"Cross-Boundary" enforcement of Judgments between Mainland China and Hong Kong – In our March 2023 update we reported on the enactment of the Mainland Judgments in Civil and Commercial Matters (Reciprocal Enforcement) Ordinance. The Ordinance implements the "Arrangement on Reciprocal Recognition and Enforcement of Judgments in Civil and Commercial Matters by the Courts of the Mainland and of the Hong Kong Special Administrative Region", signed between Mainland China and Hong Kong authorities in January 2019. On 10 November 2023, the Hong Kong government announced that the Ordinance will come into effect on 29 January 2024. In preparation, the Chief Judge of the High Court has approved the relevant rules, which provide for: (i) applications to register and enforce a relevant Mainland judgment in Hong Kong; and (ii) applications to obtain a certified copy of a Hong Kong judgment to facilitate recognition and enforcement in Mainland China. The Arrangement in Mainland China will be implemented pursuant to a judicial interpretation of the Supreme People's Court.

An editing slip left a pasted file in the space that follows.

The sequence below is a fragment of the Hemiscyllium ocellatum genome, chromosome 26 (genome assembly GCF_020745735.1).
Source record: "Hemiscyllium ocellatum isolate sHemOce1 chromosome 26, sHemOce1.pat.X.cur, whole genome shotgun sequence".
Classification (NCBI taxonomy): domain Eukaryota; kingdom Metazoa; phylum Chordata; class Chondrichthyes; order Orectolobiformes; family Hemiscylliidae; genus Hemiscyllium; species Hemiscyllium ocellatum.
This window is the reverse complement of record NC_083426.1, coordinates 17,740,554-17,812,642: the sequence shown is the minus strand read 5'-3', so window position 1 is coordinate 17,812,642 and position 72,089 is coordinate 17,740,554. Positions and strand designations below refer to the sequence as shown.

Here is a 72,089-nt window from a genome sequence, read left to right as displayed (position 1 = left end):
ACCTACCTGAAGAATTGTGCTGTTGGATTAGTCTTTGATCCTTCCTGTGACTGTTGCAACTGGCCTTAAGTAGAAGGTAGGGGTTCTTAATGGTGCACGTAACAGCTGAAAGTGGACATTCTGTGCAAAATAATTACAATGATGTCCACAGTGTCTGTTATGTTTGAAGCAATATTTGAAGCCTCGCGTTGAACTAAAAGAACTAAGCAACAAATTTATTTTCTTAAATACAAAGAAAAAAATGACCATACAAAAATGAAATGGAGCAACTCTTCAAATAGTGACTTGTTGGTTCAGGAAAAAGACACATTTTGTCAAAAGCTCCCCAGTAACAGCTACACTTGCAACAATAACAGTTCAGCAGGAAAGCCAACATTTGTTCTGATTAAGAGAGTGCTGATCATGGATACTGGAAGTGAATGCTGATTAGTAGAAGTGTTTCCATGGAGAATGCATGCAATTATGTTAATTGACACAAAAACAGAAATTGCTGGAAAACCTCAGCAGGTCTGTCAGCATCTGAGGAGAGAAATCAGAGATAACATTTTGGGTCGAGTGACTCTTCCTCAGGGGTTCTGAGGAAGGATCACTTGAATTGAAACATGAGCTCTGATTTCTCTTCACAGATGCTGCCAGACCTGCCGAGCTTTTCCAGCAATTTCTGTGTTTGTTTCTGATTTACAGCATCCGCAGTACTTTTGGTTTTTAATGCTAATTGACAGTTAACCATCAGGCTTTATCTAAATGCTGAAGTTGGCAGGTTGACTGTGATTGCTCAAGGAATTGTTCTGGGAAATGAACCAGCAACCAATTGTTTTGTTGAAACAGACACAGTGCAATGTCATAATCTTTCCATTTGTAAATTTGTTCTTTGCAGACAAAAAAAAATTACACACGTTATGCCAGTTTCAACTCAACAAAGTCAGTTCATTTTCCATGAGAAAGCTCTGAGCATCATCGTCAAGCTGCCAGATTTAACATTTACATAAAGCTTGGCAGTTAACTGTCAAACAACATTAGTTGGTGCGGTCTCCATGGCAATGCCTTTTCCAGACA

Additional contributors this month: Aimee Talbot, Sally Lord & Catherine Zakarias-Welch.

Disclaimer: The information in this publication is for guidance purposes only and does not constitute legal advice. We attempt to ensure that the content is current as at the date of publication, but we do not guarantee that it remains up to date. You should seek legal or other professional advice before acting or relying on any of the content.